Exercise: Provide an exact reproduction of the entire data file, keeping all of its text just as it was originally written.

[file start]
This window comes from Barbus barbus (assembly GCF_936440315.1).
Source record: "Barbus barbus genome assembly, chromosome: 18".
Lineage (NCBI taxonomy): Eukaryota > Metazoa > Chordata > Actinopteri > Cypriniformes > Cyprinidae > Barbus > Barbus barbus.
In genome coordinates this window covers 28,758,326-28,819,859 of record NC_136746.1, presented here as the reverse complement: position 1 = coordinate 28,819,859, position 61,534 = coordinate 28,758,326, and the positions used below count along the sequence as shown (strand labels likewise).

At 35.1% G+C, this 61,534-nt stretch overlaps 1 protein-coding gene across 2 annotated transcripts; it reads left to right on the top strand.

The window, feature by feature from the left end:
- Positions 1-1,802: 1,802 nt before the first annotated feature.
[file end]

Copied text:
This window comes from Barbus barbus (assembly GCF_936440315.1).
Source record: "Barbus barbus genome assembly, chromosome: 18".
Lineage (NCBI taxonomy): Eukaryota > Metazoa > Chordata > Actinopteri > Cypriniformes > Cyprinidae > Barbus > Barbus barbus.
In genome coordinates this window covers 28,758,326-28,819,859 of record NC_136746.1, presented here as the reverse complement: position 1 = coordinate 28,819,859, position 61,534 = coordinate 28,758,326, and the positions used below count along the sequence as shown (strand labels likewise).

At 35.1% G+C, this 61,534-nt stretch overlaps 1 protein-coding gene across 2 annotated transcripts; it reads left to right on the top strand.

The window, feature by feature from the left end:
- Positions 1-1,802: 1,802 nt before the first annotated feature.